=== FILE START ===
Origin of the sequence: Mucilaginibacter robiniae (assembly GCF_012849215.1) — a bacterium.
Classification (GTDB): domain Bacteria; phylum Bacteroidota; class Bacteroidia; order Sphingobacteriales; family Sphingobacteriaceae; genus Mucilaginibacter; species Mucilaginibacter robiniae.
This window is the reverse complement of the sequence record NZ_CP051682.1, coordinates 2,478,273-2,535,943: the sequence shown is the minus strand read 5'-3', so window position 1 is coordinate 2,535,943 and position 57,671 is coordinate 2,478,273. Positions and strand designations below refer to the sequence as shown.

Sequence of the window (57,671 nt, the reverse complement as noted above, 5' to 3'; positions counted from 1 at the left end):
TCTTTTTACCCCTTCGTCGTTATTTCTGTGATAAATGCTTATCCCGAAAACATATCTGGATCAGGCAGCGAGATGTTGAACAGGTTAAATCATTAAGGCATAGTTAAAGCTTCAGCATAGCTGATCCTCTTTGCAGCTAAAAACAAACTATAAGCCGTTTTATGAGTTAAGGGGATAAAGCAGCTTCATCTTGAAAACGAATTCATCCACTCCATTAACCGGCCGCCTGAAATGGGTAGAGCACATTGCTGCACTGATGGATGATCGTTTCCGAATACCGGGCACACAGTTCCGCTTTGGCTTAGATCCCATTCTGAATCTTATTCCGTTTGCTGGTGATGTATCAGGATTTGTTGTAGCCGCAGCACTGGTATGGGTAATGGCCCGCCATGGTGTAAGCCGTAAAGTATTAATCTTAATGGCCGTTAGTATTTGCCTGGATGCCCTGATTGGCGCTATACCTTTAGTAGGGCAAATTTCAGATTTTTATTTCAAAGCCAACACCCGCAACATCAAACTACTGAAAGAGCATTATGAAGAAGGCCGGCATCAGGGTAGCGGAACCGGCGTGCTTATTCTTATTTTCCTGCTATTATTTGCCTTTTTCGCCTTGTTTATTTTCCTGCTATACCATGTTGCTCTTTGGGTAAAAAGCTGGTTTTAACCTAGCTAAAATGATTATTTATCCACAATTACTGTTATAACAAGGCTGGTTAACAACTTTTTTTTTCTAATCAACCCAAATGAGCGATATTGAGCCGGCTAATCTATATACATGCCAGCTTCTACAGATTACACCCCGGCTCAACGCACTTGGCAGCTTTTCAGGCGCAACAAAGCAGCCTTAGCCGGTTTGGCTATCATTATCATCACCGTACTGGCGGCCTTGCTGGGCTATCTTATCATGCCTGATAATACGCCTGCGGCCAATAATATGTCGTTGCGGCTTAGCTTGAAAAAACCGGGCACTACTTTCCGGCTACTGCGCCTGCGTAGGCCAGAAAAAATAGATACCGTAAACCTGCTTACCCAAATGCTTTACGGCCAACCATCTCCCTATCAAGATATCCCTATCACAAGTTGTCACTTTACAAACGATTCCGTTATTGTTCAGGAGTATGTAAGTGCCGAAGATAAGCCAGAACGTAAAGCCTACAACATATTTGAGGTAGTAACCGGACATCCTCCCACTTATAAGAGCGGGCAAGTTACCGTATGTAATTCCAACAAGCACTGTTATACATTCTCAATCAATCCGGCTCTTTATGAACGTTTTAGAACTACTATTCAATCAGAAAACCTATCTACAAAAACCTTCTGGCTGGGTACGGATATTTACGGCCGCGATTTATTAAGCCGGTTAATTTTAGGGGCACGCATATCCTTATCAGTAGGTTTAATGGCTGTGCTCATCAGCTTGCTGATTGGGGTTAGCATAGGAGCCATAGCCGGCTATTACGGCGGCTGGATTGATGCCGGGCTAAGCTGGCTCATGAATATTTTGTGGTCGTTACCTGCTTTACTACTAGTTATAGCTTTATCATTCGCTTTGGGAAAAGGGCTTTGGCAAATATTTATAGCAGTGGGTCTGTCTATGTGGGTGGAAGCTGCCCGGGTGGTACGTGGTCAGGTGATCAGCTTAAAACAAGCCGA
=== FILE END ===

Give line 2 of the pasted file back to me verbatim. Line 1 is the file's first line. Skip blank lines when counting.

Classification (GTDB): domain Bacteria; phylum Bacteroidota; class Bacteroidia; order Sphingobacteriales; family Sphingobacteriaceae; genus Mucilaginibacter; species Mucilaginibacter robiniae.